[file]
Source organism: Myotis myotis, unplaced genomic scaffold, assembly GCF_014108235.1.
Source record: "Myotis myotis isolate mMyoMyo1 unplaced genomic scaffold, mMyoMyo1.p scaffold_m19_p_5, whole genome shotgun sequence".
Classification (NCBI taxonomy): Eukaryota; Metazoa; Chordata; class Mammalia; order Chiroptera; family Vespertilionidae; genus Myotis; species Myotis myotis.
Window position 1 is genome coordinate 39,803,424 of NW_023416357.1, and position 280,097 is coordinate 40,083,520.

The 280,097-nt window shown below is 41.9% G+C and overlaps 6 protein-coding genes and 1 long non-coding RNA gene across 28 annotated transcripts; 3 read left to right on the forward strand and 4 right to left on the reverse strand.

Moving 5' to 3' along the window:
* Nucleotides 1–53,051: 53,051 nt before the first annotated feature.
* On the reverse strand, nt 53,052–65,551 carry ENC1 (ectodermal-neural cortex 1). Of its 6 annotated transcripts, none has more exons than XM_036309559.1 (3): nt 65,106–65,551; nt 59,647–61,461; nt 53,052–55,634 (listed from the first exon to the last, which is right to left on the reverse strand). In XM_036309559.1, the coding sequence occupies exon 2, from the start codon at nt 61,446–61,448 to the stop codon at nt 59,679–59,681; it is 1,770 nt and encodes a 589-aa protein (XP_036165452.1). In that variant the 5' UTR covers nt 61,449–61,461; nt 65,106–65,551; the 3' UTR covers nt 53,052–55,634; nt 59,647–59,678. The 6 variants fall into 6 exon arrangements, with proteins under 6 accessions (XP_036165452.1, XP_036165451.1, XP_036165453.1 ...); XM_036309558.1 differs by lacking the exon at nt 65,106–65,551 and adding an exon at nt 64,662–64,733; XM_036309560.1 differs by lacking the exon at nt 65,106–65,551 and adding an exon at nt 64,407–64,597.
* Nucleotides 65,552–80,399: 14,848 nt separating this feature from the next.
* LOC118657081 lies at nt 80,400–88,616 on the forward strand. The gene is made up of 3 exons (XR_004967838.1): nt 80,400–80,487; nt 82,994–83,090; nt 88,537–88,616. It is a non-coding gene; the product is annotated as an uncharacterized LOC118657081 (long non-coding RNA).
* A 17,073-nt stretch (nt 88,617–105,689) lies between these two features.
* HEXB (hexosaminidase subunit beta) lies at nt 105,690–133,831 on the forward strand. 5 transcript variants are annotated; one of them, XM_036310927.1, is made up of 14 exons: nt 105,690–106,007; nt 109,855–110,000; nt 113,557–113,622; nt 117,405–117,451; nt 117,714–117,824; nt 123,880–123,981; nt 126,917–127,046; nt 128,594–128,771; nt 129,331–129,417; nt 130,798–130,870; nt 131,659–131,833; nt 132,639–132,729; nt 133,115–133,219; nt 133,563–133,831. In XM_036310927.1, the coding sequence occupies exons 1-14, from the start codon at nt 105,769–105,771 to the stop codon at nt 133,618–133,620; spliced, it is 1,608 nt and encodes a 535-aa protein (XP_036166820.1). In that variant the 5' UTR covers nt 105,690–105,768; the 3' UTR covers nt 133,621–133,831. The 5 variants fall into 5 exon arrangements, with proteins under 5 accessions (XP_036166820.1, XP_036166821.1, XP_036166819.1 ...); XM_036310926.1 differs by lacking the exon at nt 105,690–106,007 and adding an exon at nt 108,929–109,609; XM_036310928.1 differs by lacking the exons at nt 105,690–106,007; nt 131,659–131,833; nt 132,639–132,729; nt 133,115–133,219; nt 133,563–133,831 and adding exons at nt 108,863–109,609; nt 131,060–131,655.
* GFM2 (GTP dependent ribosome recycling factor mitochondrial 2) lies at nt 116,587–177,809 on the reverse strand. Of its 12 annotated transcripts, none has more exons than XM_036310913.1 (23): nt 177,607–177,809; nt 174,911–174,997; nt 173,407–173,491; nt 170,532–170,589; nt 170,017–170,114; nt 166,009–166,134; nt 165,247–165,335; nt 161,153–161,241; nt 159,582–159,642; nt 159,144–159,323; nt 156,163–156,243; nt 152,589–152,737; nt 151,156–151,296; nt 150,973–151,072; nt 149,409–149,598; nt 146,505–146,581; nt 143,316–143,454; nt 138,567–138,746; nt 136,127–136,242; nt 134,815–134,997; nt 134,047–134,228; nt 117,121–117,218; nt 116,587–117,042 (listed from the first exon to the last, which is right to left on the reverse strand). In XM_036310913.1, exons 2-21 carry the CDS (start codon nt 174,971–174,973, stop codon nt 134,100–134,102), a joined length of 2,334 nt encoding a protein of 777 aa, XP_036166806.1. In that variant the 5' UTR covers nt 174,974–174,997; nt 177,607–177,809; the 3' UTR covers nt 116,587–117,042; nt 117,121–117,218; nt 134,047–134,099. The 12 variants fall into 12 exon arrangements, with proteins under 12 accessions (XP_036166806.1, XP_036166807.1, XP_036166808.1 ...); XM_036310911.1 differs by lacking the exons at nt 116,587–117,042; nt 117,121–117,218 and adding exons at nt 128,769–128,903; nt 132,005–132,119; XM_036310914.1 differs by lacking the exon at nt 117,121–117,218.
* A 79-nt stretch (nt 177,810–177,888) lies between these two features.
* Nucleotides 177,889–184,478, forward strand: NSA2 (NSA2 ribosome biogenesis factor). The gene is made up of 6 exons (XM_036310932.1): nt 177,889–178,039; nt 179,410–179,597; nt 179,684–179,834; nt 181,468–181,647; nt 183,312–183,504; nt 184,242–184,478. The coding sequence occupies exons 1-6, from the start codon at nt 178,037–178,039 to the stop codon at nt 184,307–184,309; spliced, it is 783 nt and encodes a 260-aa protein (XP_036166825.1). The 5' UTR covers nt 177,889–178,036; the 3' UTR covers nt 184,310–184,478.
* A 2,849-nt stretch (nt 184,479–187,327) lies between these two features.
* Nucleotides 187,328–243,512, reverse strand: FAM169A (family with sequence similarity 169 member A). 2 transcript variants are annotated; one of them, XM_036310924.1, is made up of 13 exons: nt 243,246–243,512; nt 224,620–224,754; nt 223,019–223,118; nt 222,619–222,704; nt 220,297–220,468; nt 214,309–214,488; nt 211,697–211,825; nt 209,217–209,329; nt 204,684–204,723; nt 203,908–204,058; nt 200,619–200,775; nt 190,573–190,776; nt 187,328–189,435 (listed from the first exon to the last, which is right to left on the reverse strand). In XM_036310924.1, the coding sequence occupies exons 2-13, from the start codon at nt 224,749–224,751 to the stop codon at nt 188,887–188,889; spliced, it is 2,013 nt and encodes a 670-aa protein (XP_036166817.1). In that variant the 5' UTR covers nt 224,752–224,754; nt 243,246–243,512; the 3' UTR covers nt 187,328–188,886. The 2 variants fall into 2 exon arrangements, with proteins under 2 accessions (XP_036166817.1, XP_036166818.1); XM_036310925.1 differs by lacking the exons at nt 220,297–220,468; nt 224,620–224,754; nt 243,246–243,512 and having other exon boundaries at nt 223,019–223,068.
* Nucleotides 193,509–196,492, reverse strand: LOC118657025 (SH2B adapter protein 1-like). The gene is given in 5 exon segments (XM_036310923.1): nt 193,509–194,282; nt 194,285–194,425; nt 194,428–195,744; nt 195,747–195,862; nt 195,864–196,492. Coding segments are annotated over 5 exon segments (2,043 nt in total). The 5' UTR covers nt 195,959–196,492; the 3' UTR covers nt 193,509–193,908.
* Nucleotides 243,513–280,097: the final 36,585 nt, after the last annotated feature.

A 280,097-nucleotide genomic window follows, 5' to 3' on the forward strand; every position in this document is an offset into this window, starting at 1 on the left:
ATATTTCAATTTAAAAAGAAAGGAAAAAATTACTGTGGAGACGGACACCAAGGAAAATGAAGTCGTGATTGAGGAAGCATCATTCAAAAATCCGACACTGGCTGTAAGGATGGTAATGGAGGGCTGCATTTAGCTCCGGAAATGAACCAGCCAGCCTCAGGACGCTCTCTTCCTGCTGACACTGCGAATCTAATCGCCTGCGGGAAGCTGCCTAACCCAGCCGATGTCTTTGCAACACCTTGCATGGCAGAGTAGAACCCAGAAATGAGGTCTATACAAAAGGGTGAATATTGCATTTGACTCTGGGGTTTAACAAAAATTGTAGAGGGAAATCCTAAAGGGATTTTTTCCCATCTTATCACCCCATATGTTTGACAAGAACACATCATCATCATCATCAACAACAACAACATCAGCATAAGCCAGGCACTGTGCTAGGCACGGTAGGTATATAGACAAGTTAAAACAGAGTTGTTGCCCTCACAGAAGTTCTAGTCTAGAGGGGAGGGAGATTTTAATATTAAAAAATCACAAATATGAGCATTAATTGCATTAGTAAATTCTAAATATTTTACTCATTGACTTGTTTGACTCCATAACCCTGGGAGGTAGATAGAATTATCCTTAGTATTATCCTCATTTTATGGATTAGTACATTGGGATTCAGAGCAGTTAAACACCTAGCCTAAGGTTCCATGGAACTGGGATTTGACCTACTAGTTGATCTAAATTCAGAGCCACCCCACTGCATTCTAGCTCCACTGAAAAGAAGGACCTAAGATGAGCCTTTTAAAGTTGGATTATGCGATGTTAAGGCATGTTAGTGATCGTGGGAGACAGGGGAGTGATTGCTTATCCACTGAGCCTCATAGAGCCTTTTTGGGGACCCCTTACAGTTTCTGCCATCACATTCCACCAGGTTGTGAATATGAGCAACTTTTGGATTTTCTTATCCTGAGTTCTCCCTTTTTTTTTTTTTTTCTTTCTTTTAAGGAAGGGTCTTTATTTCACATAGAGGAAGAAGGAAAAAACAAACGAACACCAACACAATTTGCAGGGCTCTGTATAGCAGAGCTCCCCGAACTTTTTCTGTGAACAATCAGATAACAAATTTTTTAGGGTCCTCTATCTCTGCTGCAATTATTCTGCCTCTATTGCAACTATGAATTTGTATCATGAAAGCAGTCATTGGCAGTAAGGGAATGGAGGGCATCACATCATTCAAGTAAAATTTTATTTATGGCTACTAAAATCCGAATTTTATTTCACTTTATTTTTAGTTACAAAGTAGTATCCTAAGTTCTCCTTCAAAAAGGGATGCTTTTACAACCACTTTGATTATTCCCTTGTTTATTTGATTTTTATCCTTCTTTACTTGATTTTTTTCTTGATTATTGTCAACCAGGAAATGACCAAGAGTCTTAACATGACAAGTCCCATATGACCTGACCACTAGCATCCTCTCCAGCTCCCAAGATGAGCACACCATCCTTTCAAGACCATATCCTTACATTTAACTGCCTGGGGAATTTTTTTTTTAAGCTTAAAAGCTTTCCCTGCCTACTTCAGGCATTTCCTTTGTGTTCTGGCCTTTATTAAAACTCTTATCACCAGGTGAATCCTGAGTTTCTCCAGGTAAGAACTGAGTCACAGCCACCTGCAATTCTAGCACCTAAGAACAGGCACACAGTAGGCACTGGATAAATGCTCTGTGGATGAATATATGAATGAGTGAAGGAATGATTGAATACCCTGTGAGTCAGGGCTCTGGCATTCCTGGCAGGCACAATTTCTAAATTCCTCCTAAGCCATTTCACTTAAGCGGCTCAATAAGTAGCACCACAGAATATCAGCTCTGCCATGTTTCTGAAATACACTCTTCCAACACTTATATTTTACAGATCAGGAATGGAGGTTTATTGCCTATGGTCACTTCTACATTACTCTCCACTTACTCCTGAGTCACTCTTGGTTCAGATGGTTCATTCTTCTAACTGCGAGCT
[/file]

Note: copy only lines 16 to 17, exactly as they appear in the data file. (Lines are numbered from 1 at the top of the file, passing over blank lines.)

* A 2,849-nt stretch (nt 184,479–187,327) lies between these two features.
* Nucleotides 187,328–243,512, reverse strand: FAM169A (family with sequence similarity 169 member A). 2 transcript variants are annotated; one of them, XM_036310924.1, is made up of 13 exons: nt 243,246–243,512; nt 224,620–224,754; nt 223,019–223,118; nt 222,619–222,704; nt 220,297–220,468; nt 214,309–214,488; nt 211,697–211,825; nt 209,217–209,329; nt 204,684–204,723; nt 203,908–204,058; nt 200,619–200,775; nt 190,573–190,776; nt 187,328–189,435 (listed from the first exon to the last, which is right to left on the reverse strand). In XM_036310924.1, the coding sequence occupies exons 2-13, from the start codon at nt 224,749–224,751 to the stop codon at nt 188,887–188,889; spliced, it is 2,013 nt and encodes a 670-aa protein (XP_036166817.1). In that variant the 5' UTR covers nt 224,752–224,754; nt 243,246–243,512; the 3' UTR covers nt 187,328–188,886. The 2 variants fall into 2 exon arrangements, with proteins under 2 accessions (XP_036166817.1, XP_036166818.1); XM_036310925.1 differs by lacking the exons at nt 220,297–220,468; nt 224,620–224,754; nt 243,246–243,512 and having other exon boundaries at nt 223,019–223,068.